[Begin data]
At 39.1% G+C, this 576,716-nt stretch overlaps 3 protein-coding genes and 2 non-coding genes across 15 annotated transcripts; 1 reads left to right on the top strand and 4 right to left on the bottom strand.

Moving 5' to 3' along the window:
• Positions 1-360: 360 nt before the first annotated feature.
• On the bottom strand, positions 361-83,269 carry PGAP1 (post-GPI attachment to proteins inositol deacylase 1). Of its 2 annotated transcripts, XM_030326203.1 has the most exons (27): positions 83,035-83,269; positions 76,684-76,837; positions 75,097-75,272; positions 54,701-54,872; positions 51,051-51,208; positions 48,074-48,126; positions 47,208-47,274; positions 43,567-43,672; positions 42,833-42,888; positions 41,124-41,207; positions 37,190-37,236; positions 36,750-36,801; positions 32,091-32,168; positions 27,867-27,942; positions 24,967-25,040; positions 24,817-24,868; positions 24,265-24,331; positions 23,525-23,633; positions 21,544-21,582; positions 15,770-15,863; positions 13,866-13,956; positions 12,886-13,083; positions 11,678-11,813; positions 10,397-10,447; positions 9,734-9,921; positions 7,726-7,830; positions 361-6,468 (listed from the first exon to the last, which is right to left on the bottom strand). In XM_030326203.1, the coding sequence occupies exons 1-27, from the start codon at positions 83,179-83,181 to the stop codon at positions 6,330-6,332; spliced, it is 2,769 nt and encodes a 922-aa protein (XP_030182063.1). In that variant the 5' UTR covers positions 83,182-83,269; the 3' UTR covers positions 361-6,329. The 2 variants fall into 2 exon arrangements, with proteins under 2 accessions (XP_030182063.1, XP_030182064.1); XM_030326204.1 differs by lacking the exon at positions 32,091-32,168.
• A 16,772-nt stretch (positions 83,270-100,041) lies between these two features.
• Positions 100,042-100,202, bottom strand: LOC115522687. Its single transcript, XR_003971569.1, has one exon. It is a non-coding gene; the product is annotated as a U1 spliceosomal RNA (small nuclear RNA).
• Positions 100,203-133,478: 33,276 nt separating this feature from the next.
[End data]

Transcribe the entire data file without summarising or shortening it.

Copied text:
At 39.1% G+C, this 576,716-nt stretch overlaps 3 protein-coding genes and 2 non-coding genes across 15 annotated transcripts; 1 reads left to right on the top strand and 4 right to left on the bottom strand.

Moving 5' to 3' along the window:
• Positions 1-360: 360 nt before the first annotated feature.
• On the bottom strand, positions 361-83,269 carry PGAP1 (post-GPI attachment to proteins inositol deacylase 1). Of its 2 annotated transcripts, XM_030326203.1 has the most exons (27): positions 83,035-83,269; positions 76,684-76,837; positions 75,097-75,272; positions 54,701-54,872; positions 51,051-51,208; positions 48,074-48,126; positions 47,208-47,274; positions 43,567-43,672; positions 42,833-42,888; positions 41,124-41,207; positions 37,190-37,236; positions 36,750-36,801; positions 32,091-32,168; positions 27,867-27,942; positions 24,967-25,040; positions 24,817-24,868; positions 24,265-24,331; positions 23,525-23,633; positions 21,544-21,582; positions 15,770-15,863; positions 13,866-13,956; positions 12,886-13,083; positions 11,678-11,813; positions 10,397-10,447; positions 9,734-9,921; positions 7,726-7,830; positions 361-6,468 (listed from the first exon to the last, which is right to left on the bottom strand). In XM_030326203.1, the coding sequence occupies exons 1-27, from the start codon at positions 83,179-83,181 to the stop codon at positions 6,330-6,332; spliced, it is 2,769 nt and encodes a 922-aa protein (XP_030182063.1). In that variant the 5' UTR covers positions 83,182-83,269; the 3' UTR covers positions 361-6,329. The 2 variants fall into 2 exon arrangements, with proteins under 2 accessions (XP_030182063.1, XP_030182064.1); XM_030326204.1 differs by lacking the exon at positions 32,091-32,168.
• A 16,772-nt stretch (positions 83,270-100,041) lies between these two features.
• Positions 100,042-100,202, bottom strand: LOC115522687. Its single transcript, XR_003971569.1, has one exon. It is a non-coding gene; the product is annotated as a U1 spliceosomal RNA (small nuclear RNA).
• Positions 100,203-133,478: 33,276 nt separating this feature from the next.